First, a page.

A major contributing factor to the failure of Zillow’s business is the rise of material costs and a labor shortage, which hikes the cost of labor, all due to COVID-19, but that’s another story. By the way, just as a minor tangent to this article, the shortage of labor means the available labor is probably substandard, which brings other obvious predicaments.
Lately, the supply chain issue has taken bites out of us all. We have seen lumber accelerate to 150% of the price 18 months ago.
No algorithm in the world will be flexible enough to incorporate these calculations into its offer price to a homeowner.
However, only 10% of all offers made by Zillow to homeowners were accepted, which is quite counterintuitive to an aggressive market valuation.
This means that, over time, Zillow altered their algorithm to increase their offers to improve their buying success rate. Well, we know now how that worked out — Zillow was screwed and double screwed.
Investors Have a Big Advantage Over iBuyers
OK, very interesting, but how will all this affect you moving forward?
In my opinion, it won’t.
Zillow will try to recover as much of their losses as possible by selling at as close to market price as they can.
Zillow won’t want to incur further losses by discounting — their shareholders would go into a frenzy if they did that. But a good friend of mine who is close to the situation told me some cash buyers are being invited to evaluate some of their inventory. Still, he added, these are not large venture-backed firms, just individuals and small investment businesses on a localized basis.
There are 9,800 houses allegedly in Zillow’s inventory. You have to remember that this portfolio is spread across the United States. To put this into context, 7.1 million homes were sold across the whole real estate spectrum in 2021, so let’s not get all concerned about Zillow flooding the market even if they did decide to follow an unlikely route of discounting.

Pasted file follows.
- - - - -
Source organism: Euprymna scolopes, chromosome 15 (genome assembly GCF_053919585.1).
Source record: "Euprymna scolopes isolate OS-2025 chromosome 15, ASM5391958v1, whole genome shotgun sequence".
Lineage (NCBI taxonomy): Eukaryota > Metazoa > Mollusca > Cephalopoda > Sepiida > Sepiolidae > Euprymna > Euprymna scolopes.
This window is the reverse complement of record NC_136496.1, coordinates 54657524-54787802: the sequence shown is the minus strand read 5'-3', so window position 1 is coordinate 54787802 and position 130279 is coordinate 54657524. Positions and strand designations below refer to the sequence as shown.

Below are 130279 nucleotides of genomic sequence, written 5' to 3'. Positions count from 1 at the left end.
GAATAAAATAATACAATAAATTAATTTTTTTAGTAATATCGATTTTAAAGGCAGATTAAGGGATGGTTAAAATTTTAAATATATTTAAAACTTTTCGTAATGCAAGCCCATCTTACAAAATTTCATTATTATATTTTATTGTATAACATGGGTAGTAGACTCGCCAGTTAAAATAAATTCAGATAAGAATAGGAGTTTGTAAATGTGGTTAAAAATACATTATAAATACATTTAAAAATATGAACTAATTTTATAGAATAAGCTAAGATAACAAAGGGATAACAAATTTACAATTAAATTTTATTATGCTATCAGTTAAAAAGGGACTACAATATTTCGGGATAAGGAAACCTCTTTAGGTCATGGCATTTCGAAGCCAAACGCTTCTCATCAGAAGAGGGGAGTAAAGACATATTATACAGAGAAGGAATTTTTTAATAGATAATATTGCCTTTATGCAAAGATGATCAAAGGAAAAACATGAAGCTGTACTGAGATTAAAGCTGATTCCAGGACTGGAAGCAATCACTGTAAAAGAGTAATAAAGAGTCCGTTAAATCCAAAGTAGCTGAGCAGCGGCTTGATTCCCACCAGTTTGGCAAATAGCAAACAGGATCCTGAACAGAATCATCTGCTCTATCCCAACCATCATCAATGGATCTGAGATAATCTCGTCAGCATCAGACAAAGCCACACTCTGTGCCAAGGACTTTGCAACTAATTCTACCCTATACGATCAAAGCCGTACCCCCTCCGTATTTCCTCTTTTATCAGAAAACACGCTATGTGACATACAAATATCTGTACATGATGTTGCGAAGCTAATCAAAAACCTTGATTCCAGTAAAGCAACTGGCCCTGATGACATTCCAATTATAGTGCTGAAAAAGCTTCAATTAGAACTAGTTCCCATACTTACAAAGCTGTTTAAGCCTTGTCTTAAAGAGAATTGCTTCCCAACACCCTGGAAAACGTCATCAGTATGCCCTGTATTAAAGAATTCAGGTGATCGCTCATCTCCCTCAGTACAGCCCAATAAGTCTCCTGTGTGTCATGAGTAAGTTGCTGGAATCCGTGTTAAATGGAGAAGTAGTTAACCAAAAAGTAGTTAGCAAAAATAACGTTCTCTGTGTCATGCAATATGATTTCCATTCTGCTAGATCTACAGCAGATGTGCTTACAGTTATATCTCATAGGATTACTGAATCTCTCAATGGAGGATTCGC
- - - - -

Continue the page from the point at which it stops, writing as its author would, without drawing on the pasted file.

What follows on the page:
I now call on over 40 years of experience in the real estate industry spanning three continents, four countries, and more cities than I care to remember.
Whatever the market condition, I always return to my favorite sport, the county foreclosure auctions.
Some report that the county foreclosure auctions are as competitive as they have ever been. Some of the best deals I’ve ever done at the county foreclosure auctions have been in highly competitive markets.
There is a deal hiding in every county foreclosure auction; you just have to know how to find it, and no fancy-shmancy algorithm is going to help you. Just your experience, local knowledge, and your keen eye will make you the dollars.
No algorithm is going to search PropertyOnion.com’s off-market database (I know, I know, but I love, respect, and trust our data), look for a suitable genre of real estate in a specific geographical location, compare it to others that are available, research it, drive by it, estimate the ARV and the cost to put it into saleable condition, factor in all the anomalies and idiosyncrasies of the rehabbing, and then turn a profit.
Profitably flipping a house once is an achievement, and I would say doing it profitably 18,000 times is nigh on impossible.
And that’s your advantage, my friend.
Whether you have $10,000 or $10,000,000, there is space in the county foreclosure auction for all of us. Large-scale competition like Zillow with new and different ways of buying real estate comes and goes, but in my humble opinion, the county foreclosure persists.